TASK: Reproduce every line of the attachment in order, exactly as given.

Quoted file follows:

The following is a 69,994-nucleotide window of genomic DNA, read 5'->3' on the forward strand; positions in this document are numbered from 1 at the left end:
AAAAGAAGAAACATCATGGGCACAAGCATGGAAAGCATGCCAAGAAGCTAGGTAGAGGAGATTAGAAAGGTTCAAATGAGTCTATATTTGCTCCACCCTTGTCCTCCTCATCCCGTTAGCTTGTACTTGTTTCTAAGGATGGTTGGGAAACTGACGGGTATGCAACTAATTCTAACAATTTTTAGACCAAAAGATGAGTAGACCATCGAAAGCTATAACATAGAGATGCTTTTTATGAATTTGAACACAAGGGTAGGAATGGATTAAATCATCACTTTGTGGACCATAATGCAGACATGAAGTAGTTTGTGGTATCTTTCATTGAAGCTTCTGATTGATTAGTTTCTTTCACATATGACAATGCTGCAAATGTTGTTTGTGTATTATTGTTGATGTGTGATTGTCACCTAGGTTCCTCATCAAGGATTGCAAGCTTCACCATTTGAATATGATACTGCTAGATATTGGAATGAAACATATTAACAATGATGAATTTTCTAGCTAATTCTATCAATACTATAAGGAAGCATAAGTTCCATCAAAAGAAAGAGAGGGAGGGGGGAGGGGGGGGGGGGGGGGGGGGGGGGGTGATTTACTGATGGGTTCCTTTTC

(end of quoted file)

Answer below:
The following is a 69,994-nucleotide window of genomic DNA, read 5'->3' on the forward strand; positions in this document are numbered from 1 at the left end:
AAAAGAAGAAACATCATGGGCACAAGCATGGAAAGCATGCCAAGAAGCTAGGTAGAGGAGATTAGAAAGGTTCAAATGAGTCTATATTTGCTCCACCCTTGTCCTCCTCATCCCGTTAGCTTGTACTTGTTTCTAAGGATGGTTGGGAAACTGACGGGTATGCAACTAATTCTAACAATTTTTAGACCAAAAGATGAGTAGACCATCGAAAGCTATAACATAGAGATGCTTTTTATGAATTTGAACACAAGGGTAGGAATGGATTAAATCATCACTTTGTGGACCATAATGCAGACATGAAGTAGTTTGTGGTATCTTTCATTGAAGCTTCTGATTGATTAGTTTCTTTCACATATGACAATGCTGCAAATGTTGTTTGTGTATTATTGTTGATGTGTGATTGTCACCTAGGTTCCTCATCAAGGATTGCAAGCTTCACCATTTGAATATGATACTGCTAGATATTGGAATGAAACATATTAACAATGATGAATTTTCTAGCTAATTCTATCAATACTATAAGGAAGCATAAGTTCCATCAAAAGAAAGAGAGGGAGGGGGGAGGGGGGGGGGGGGGGGGGGGGGGGGTGATTTACTGATGGGTTCCTTTTC